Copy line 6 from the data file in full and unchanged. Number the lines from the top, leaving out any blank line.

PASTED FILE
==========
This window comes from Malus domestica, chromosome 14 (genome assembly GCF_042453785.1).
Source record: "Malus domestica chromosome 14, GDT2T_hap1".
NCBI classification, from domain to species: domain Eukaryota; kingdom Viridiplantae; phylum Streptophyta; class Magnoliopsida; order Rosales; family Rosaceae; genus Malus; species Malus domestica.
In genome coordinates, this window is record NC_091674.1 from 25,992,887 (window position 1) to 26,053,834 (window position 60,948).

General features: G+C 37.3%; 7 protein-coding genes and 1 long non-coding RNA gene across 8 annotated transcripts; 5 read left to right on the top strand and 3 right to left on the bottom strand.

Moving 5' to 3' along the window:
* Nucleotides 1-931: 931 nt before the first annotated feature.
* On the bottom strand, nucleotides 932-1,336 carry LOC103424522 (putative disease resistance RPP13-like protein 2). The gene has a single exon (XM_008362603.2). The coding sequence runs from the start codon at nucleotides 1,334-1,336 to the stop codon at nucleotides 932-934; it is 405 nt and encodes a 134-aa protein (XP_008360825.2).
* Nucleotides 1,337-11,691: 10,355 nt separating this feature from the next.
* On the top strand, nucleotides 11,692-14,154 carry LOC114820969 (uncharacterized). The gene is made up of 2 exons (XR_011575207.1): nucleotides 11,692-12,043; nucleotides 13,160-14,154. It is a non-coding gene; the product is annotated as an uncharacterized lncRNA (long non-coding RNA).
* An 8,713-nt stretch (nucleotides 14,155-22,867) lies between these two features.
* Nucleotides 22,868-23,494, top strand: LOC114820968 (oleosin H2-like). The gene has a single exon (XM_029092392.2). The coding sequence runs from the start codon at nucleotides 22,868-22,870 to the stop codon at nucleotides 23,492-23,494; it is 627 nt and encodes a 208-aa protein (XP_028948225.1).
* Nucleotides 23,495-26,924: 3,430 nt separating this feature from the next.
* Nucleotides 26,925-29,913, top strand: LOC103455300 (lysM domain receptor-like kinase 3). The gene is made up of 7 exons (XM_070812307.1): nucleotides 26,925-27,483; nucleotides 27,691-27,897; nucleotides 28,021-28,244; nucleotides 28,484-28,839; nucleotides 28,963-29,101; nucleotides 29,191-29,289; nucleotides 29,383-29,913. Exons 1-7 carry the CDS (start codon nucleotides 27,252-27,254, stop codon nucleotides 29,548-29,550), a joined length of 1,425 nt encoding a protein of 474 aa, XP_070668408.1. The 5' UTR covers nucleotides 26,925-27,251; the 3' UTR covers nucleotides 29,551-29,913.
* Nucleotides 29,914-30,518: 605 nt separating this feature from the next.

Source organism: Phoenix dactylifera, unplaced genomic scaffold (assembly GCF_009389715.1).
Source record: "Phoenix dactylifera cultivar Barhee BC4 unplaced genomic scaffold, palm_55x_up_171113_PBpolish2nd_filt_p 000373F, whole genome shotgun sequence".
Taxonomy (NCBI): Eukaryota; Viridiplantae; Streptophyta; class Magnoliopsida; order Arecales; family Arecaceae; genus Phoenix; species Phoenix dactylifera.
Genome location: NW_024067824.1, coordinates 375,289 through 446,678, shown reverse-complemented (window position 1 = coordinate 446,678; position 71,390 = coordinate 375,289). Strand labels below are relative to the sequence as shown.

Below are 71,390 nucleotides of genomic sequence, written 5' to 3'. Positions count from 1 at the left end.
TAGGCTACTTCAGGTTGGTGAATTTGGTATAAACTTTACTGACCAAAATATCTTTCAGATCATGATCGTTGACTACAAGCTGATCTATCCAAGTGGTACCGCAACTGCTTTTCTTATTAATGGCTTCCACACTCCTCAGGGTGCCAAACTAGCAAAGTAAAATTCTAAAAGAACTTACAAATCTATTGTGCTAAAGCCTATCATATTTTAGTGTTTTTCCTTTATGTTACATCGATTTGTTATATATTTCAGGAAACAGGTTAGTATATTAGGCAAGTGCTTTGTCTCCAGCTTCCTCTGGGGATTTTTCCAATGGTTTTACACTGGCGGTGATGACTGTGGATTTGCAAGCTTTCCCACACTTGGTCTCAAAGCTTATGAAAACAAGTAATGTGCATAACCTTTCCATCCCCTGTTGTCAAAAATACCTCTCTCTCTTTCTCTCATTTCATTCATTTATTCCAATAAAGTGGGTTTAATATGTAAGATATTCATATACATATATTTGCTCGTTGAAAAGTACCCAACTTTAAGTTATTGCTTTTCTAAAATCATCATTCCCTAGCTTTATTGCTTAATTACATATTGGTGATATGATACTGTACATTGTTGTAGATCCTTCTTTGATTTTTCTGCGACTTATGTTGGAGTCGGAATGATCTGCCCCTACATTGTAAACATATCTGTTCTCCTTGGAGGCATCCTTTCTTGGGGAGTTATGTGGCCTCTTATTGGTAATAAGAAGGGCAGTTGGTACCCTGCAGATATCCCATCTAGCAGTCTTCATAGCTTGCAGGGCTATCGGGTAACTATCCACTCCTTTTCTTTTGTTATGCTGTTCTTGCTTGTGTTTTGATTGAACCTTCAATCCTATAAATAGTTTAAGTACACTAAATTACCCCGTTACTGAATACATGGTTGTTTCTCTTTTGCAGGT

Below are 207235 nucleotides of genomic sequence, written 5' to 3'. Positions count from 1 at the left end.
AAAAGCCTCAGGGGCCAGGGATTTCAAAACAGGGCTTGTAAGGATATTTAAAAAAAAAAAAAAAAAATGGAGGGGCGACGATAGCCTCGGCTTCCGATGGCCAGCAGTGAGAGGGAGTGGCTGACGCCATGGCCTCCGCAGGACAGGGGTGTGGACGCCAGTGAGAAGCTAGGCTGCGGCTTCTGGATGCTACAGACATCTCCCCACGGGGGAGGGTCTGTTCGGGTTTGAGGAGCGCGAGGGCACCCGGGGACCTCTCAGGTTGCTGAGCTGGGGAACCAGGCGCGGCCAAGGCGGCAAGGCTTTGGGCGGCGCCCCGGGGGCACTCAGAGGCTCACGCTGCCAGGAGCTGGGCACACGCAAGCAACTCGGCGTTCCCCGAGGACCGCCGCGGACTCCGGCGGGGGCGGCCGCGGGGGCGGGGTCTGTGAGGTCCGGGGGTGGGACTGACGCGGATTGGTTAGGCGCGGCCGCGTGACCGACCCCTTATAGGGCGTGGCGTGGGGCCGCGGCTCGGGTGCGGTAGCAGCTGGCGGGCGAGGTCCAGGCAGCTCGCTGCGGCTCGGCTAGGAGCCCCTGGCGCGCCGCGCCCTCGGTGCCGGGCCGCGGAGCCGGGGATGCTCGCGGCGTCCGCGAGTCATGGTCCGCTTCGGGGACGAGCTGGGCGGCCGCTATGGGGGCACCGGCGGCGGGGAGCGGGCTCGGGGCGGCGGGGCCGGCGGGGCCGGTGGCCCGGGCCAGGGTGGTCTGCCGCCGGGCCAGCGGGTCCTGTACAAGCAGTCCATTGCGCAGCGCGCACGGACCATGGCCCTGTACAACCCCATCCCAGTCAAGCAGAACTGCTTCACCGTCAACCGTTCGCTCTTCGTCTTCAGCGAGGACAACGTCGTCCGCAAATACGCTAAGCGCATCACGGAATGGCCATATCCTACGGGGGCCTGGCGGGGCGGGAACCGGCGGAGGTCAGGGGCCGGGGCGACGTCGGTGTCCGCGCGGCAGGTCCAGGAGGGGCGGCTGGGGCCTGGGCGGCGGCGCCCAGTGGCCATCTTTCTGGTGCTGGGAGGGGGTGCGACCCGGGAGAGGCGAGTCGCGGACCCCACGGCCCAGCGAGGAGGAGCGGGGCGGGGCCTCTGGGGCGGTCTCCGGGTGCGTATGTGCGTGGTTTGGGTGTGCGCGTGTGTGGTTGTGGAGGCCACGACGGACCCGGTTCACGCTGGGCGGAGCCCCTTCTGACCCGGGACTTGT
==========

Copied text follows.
Moving 5' to 3' along the window: